National Association of Manufacturers vice president Frank Vargo said trade with China is approaching crisis proportions. "If we leave things the way they are, we'll have a massive problem," he said. "It's something we cannot ignore." If there continues to be a 20 percent increase per year in imports from China and a 12 percent growth rate for exports from the U.S. to China, the trade gap will grow from more than $100 billion in 2002 to $330 billion by 2008. "We have to do something about it not two years from now, but now," Vargo said, stressing the need for a "positive" approach to the issue. Chinese exports during the first quarter of 2003 are already up 35 percent over the same quarter last year.
The business leaders testifying were stridently agitated over the current state of affairs and many were scornfully truculent in their presentations.
"An intense lobbying campaign was launched by the Chinese to thwart relief to my industry," said William Wolf, president of Motion Systems Corp. of Eatontown, N.J., a maker of actuators. Even though the International Trade Commission agreed with the company that its Chinese competitors were unfairly selling actuators at one-quarter the price offered by Motion Systems, President Bush at the behest of the U.S. Trade Representative overruled the ITC decision, based upon contacts made by the Chinese government, Wolf charged. "To say that I'm dumfounded by the administration giving credence to the viewpoints of the Chinese government over the recommendations of the ITC and contrary to the will of Congress would be an understatement," he said sardonically.
Motion Systems had asked to brief the USTR on the case, but was allowed only one hearing "when they were cleaning up the documentation," said Wolf.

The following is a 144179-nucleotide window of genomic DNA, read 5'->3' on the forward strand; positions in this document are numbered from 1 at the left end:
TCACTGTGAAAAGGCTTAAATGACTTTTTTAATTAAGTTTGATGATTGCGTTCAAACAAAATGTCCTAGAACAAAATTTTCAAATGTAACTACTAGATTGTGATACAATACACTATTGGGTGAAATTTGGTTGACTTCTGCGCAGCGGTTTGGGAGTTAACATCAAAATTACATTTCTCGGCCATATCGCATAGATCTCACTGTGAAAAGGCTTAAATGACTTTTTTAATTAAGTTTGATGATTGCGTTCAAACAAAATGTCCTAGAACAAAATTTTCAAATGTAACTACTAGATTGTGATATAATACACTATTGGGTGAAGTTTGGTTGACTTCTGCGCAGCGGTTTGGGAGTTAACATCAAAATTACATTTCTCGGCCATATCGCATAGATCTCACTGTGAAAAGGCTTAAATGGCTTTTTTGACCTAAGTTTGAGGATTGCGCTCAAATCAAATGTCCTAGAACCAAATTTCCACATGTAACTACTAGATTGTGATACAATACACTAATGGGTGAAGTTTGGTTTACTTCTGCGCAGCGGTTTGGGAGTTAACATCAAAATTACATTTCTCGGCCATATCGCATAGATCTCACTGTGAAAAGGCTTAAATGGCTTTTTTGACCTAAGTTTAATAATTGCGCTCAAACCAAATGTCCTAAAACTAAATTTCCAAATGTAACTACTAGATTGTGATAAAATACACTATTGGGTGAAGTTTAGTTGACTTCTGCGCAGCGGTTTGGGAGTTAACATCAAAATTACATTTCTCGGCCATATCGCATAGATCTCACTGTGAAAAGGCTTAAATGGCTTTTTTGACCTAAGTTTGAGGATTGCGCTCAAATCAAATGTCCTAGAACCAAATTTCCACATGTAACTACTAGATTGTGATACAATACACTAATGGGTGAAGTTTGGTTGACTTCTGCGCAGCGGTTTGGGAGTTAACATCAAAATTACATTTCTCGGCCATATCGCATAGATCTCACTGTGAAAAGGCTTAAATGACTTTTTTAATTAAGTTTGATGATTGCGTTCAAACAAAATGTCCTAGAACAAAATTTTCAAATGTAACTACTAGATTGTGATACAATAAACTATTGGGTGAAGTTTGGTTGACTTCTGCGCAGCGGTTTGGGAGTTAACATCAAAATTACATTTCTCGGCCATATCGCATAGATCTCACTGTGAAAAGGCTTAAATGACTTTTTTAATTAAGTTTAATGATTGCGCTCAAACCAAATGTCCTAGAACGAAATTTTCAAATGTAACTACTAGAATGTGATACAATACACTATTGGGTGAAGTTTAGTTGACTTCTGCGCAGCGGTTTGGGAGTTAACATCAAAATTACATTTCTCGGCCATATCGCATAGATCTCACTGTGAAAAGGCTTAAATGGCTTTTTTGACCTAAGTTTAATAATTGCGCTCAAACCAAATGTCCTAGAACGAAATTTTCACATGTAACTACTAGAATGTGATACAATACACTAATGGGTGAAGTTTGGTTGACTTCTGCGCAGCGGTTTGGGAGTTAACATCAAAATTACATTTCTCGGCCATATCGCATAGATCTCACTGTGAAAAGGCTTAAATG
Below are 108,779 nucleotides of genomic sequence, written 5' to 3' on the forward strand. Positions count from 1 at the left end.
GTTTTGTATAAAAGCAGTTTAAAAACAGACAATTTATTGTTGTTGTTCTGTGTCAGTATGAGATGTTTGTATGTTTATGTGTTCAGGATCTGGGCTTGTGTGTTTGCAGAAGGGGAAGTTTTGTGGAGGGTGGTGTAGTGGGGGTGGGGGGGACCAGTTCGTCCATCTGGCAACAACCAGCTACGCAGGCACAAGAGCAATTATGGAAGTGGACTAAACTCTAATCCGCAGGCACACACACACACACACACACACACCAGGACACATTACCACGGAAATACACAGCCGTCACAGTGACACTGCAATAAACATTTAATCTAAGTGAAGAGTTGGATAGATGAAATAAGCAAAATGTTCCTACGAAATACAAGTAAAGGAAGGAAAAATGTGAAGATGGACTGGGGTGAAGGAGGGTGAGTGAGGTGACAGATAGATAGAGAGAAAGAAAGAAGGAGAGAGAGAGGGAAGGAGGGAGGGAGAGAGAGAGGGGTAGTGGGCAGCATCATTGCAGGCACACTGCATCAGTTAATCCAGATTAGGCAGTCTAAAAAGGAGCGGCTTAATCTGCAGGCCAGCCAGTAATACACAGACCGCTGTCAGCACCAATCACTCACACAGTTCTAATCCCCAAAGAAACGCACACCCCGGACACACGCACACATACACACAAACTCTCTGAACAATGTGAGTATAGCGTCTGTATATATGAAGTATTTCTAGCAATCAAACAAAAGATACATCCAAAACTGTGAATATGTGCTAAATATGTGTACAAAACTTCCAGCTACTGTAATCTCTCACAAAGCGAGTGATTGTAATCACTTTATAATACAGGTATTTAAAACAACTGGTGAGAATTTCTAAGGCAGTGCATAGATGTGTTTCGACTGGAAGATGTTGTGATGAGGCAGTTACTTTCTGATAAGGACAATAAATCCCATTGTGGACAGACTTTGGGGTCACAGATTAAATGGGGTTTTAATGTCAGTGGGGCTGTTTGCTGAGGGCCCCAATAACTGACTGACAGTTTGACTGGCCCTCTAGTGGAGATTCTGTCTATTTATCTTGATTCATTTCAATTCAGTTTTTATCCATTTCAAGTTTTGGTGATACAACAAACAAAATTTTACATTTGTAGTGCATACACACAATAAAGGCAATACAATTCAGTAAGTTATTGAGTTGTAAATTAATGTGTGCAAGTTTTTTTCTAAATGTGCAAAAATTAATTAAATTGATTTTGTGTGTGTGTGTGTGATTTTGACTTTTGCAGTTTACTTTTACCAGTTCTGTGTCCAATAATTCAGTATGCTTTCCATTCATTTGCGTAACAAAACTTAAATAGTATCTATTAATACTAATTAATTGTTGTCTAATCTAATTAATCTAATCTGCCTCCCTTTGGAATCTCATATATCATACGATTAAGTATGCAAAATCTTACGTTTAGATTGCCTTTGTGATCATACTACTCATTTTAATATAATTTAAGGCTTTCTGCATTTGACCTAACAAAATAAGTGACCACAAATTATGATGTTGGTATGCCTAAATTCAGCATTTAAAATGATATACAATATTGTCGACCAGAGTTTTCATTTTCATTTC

Subcommittee committee chairman Frank Wolf asked for him to clarify his comments: "Did the Chinese have better access?" Rep. Wolf queried.
"Yes," the Motion Systems president replied.
"Why did the Trade Rep's office do that?" Rep. Wolf continued.
"They were trying to keep feathers from being ruffled," the Motion Systems' president answered.
"For what reason?" chairman Wolf asked. "[Chinese president] Jiang [Zemin] was due the next week," he responded with a chuckle.
Chairman Wolf's own feathers became ruffled: "We want to be balanced; we want to be fair, but this has to stop," he stormed. "Do we have to cut the budget over there -- if that's the only way we're going to do it! I feel very passionately about this issue."
A similar trade dispute arose when M&B Metal Products Co. was trying to protect itself from an influx of metal dry cleaning hangers from China. The ITC voted five to zero in favor of the industry's claim that it was being materially harmed, and its unanimous injury determination was sent to the U.S. Trade Representative. "Unfortunately, the administration caved in to unremitting pressure from the Chinese government," said M&B Metal Products Co. president Milton Magnus.